Present among the beauty products excavated from the SS Republic wreck site are a host of hair potions including 44 bottles bearing the embossed name "Burnett's Cocoaine." The invention of Massachusetts' Joseph Burnett, the formula may have been intended to exploit the public's fixation with the many cocaine-laced patent medicines flooding the market. Unlike most of his competitors, having graduated from the Worcester College of Pharmacy, Burnett stands out as one of the few fully qualified proprietors certified as a pharmacist.
The original product, made from "scientifically selected ingredients" including coconut oil and 50 percent alcohol, was touted the ideal compound to stimulate healthy and vigorous hair growth. Labeled "A Perfect Hair Dressing," Burnett's maker promised his hair treatment would restore lost hair and prevent it from falling out. At just 50 cents a bottle in 1859, it was also promoted as the "best and cheapest hair dressing in the world."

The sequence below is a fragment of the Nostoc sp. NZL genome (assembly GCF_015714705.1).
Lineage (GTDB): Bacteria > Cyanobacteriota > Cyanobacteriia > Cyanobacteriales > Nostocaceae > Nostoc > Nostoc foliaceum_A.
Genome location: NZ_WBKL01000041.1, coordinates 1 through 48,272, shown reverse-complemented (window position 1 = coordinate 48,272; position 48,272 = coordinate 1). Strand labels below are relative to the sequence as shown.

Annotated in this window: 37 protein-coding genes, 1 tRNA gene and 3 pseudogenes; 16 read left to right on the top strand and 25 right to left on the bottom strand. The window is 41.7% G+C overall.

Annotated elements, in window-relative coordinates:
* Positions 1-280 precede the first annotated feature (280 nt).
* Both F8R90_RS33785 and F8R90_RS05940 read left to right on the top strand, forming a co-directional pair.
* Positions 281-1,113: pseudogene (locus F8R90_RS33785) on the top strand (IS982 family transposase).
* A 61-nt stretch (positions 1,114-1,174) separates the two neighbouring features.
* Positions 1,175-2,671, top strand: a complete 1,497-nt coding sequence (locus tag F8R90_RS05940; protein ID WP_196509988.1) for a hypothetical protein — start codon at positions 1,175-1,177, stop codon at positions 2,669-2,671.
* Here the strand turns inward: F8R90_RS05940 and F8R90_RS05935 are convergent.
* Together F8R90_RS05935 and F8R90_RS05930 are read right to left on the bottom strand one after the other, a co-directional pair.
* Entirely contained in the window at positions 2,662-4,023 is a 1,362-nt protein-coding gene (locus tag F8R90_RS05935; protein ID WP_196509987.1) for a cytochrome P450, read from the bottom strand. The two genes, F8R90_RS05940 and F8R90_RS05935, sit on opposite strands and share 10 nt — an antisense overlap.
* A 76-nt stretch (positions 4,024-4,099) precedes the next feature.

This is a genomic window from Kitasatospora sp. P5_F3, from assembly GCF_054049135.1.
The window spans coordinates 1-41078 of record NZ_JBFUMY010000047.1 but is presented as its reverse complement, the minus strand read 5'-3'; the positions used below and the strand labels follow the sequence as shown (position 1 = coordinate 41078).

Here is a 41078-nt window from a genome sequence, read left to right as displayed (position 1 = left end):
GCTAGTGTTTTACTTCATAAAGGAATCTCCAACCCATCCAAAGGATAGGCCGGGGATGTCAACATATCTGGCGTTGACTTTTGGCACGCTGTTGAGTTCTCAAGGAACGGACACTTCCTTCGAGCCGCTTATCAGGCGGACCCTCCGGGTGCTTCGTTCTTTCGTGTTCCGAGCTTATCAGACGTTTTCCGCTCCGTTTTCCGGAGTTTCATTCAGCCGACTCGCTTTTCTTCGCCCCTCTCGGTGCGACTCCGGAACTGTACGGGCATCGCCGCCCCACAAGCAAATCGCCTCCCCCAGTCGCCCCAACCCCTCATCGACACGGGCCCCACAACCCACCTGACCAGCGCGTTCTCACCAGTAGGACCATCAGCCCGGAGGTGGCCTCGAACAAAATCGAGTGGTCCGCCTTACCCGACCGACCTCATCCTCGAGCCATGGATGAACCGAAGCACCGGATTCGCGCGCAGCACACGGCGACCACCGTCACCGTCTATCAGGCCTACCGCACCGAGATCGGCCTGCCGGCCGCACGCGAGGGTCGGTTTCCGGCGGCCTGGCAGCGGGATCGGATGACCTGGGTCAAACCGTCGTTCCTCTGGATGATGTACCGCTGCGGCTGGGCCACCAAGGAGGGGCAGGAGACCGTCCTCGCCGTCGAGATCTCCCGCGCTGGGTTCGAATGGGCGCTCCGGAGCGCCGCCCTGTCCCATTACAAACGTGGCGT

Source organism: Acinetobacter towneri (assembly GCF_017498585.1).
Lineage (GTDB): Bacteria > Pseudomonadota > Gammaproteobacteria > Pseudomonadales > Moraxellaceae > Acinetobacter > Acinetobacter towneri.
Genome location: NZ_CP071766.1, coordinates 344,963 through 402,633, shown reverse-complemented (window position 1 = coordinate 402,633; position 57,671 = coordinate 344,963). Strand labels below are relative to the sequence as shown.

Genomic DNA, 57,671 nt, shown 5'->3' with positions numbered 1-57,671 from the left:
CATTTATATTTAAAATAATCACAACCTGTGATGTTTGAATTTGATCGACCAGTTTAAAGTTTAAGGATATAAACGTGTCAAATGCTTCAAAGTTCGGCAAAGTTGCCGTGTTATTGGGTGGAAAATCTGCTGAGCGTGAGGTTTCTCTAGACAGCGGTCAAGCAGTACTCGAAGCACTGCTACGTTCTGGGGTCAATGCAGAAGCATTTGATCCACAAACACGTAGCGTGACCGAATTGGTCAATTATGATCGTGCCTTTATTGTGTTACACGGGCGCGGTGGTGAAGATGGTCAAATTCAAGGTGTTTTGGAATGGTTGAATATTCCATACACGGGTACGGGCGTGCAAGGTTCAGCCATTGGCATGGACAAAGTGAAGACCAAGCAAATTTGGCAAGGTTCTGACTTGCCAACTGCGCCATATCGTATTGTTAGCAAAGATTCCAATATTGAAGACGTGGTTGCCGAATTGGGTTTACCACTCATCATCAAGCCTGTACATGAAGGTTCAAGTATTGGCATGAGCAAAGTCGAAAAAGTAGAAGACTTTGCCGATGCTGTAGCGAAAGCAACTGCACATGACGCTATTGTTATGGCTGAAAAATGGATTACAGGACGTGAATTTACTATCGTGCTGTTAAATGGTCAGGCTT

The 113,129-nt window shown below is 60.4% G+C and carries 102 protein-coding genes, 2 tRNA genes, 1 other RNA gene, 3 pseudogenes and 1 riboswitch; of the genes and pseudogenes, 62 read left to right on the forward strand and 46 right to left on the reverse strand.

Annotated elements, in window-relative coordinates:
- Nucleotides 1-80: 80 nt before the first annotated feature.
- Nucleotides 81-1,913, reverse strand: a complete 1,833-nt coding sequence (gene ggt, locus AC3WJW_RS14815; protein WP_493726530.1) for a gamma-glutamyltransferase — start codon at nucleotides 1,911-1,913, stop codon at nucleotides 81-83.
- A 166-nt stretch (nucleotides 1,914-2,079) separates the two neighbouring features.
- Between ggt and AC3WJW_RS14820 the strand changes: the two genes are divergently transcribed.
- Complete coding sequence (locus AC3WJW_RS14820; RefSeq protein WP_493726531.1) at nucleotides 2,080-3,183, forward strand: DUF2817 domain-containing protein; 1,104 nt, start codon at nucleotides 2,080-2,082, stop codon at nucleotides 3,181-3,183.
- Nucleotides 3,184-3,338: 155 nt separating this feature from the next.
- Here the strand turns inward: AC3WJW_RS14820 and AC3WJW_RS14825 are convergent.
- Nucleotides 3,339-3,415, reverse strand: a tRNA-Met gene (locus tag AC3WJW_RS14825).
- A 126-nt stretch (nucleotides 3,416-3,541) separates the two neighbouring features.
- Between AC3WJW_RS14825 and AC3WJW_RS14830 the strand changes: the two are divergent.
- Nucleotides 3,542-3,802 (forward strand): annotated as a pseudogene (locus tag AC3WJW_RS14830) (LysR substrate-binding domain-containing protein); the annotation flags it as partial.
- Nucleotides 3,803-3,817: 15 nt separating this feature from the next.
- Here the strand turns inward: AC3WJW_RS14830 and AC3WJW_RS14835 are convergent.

Burnett launched his career working for Theodore Metcalf, a Boston dealer of drugs and toilet articles. In 1847, the young pharmacist opened his own apothecary in Boston. Ten years later, Burnett partnered with William G. Edmunds, and the business became Joseph Burnett & Co. The firm boasted a number of other products including Jonas Whitcomb's Asthma Remedy, a cologne water, assorted flavoring extracts and a freckle remover, but it's most lucrative preparation remained Burnett's Cocoaine.